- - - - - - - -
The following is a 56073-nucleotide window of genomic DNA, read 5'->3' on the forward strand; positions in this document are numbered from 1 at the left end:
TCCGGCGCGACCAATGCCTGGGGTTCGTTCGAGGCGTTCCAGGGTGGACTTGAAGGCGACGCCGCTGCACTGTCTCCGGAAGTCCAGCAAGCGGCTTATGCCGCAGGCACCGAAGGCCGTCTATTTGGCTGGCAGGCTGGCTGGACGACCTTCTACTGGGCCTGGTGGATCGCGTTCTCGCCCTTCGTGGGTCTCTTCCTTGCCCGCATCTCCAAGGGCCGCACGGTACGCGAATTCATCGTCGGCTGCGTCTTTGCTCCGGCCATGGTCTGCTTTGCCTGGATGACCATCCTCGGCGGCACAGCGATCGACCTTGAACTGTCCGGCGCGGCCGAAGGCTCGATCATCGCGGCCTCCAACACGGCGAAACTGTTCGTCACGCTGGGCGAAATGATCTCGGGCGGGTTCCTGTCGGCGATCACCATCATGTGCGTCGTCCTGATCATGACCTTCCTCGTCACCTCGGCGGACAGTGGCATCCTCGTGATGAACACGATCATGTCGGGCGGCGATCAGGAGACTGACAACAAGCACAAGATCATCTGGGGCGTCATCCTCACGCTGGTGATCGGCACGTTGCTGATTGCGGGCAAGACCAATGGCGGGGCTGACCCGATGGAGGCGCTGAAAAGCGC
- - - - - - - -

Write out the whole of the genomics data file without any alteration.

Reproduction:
The following is a 56073-nucleotide window of genomic DNA, read 5'->3' on the forward strand; positions in this document are numbered from 1 at the left end:
TCCGGCGCGACCAATGCCTGGGGTTCGTTCGAGGCGTTCCAGGGTGGACTTGAAGGCGACGCCGCTGCACTGTCTCCGGAAGTCCAGCAAGCGGCTTATGCCGCAGGCACCGAAGGCCGTCTATTTGGCTGGCAGGCTGGCTGGACGACCTTCTACTGGGCCTGGTGGATCGCGTTCTCGCCCTTCGTGGGTCTCTTCCTTGCCCGCATCTCCAAGGGCCGCACGGTACGCGAATTCATCGTCGGCTGCGTCTTTGCTCCGGCCATGGTCTGCTTTGCCTGGATGACCATCCTCGGCGGCACAGCGATCGACCTTGAACTGTCCGGCGCGGCCGAAGGCTCGATCATCGCGGCCTCCAACACGGCGAAACTGTTCGTCACGCTGGGCGAAATGATCTCGGGCGGGTTCCTGTCGGCGATCACCATCATGTGCGTCGTCCTGATCATGACCTTCCTCGTCACCTCGGCGGACAGTGGCATCCTCGTGATGAACACGATCATGTCGGGCGGCGATCAGGAGACTGACAACAAGCACAAGATCATCTGGGGCGTCATCCTCACGCTGGTGATCGGCACGTTGCTGATTGCGGGCAAGACCAATGGCGGGGCTGACCCGATGGAGGCGCTGAAAAGCGC